Monday, February 7, 2011

Sanctum (2011): A Review (Review #190)


I confess to having left Sanctum slightly entertained by its own second-rate nature. Everything about it was predictable, but my mild pleasure may have come due to some beautiful underwater imagery courtesy of Jules O'Laughlin's cinematography. It's more impressive personally considering what an aquaphobe I tend to be. Even by the relatively low standards Sanctum is aiming for, the film suffers from a whole range of standard cliches, ranging from characters to plot, and some truly awful acting that make a SyFy Channel original look like a Method case study.

Josh (Rhys Wakefield) is the son of legendary explorer Frank (Richard Roxburgh). He hates spelunking (or caving if you prefer), which is one of the things that puts Josh at odds with Frank. Other things includes Frank's harsh treatment of Josh and his absenteeism from Josh's life except for one month out of the year, which somehow always involves caves. In any case, Josh and Frank are in Papua New Guinea, where Frank is exploring Esa Ala, the largest unexplored cave system in the world. His venture is financed by Carl (Ioan Gruffudd), an American billionaire. Carl comes to Esa Ala to look at how things are going, bringing along his girlfriend Victoria (Alice Parkinson). Down the massive hole in the ground they go, but in spite of getting warnings about a storm, Frank decides to continue the expedition, even after one of his companions, Judes (Alison Cratchley) dies.

Needless to say, the storm turns into a cyclone, and our main characters, along with technician George (or as he's billed, Crazy George:Dan Wyllie) trapped within the massive cave system. Now, they must go further into the cave to try to escape. Sanctum then turns into a cheaper Poseidon Adventure, where it soon becomes obvious who will leave the cave alive and who will not.

The co-writer of Sanctum was inspired by true life events to bring this film to life. Something similar happened to Andrew Wight (who co-wrote the screenplay with John Garvin): Wight had been trapped in a cave for two days with a group. Obviously, he made it out alive, but one gets the sense that his story would have been more interesting than what he and Garvin came up with. One wonders if both of them decided to throw in all the standard cliches in a film like this so as to not make their audience think.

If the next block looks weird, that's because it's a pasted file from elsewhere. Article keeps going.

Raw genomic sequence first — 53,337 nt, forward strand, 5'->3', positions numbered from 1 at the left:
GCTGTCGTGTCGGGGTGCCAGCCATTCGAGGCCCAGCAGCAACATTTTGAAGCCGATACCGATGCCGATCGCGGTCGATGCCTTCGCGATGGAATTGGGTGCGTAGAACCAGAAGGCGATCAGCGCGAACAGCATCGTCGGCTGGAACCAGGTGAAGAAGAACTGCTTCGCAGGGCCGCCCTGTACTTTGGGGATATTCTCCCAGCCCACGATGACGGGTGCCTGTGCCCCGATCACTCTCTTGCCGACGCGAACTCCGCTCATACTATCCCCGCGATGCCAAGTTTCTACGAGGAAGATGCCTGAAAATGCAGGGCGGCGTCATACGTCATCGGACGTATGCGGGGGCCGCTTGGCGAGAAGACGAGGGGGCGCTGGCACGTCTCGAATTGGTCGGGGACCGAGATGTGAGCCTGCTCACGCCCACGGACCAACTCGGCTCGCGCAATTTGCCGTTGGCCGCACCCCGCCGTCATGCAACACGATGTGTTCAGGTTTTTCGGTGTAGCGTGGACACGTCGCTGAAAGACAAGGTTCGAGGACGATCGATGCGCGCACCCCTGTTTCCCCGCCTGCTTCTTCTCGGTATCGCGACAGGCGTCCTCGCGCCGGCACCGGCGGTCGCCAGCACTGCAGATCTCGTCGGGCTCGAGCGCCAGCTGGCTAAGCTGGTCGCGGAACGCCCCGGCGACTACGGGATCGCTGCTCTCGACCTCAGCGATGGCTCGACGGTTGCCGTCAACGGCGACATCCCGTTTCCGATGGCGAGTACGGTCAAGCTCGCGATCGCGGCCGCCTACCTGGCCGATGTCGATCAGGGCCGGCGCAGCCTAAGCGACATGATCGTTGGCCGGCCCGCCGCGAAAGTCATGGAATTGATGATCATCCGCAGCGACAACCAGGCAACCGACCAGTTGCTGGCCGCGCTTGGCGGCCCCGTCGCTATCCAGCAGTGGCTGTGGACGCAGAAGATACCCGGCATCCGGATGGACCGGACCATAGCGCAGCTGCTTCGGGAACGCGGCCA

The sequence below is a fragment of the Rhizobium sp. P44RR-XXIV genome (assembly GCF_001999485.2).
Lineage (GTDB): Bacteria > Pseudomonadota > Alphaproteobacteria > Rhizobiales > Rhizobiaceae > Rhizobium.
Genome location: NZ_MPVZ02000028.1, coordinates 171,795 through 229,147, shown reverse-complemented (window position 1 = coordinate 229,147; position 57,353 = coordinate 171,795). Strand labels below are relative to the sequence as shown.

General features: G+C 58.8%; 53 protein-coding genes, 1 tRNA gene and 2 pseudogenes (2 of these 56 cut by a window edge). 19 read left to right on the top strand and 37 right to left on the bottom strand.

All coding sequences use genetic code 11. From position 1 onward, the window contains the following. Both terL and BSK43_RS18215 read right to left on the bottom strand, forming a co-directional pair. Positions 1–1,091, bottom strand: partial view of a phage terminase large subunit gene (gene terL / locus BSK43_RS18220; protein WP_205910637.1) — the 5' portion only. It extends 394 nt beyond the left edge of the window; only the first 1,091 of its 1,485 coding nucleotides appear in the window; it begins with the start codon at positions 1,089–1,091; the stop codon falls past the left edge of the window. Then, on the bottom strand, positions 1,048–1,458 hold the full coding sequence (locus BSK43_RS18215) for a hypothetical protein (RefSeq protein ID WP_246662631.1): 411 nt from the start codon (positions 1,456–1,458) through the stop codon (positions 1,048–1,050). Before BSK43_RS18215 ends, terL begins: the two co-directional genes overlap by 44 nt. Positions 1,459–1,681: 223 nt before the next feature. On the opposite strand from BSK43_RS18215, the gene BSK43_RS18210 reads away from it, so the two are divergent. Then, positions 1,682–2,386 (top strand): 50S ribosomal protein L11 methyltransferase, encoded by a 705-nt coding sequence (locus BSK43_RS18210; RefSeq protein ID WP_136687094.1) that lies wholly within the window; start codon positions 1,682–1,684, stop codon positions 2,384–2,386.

Let's go over some of the set stock characters and situations: gruff father, angry son, arrogant billionaire, whiny girlfriend, somewhat wacky sidekick. Need a wise native elder? Well, you got one in a roundabout way. At least three times before the main action starts we flash to an elderly Papua New Guinean for no reason who says nothing and has nothing to do with whatever story is being told. The story of the son who hates his father and his profession only to really bond with him at the end: is that somehow considered original?

If Sanctum were perhaps trying to play this for laughs, if it were going for B-Picture status, trying to almost be a parody of 'people trapped and needing to find a way out' films, it could have worked. However, the fact that they were playing it totally straight and serious only adds to the unintended humor of it all. I referenced The Poseidon Adventure because of the perhaps now-standard method of killing off characters one by one in order to have drama and pathos.

However, the difference between The Poseidon Adventure and Sanctum is that in the former, you spent some time building their characters so as to have some emotional investment in them while in the latter you just hand the audience a 'cheat-sheet' version: rich man is brash and egocentric, girlfriend is whiny and a bit of a coward, son is angry, father is abrupt, and hope you care. You don't. Part of you actually wants some if not all the characters to meet a rather grisly end. Just look at the types you're dealing with and you know which ones they are.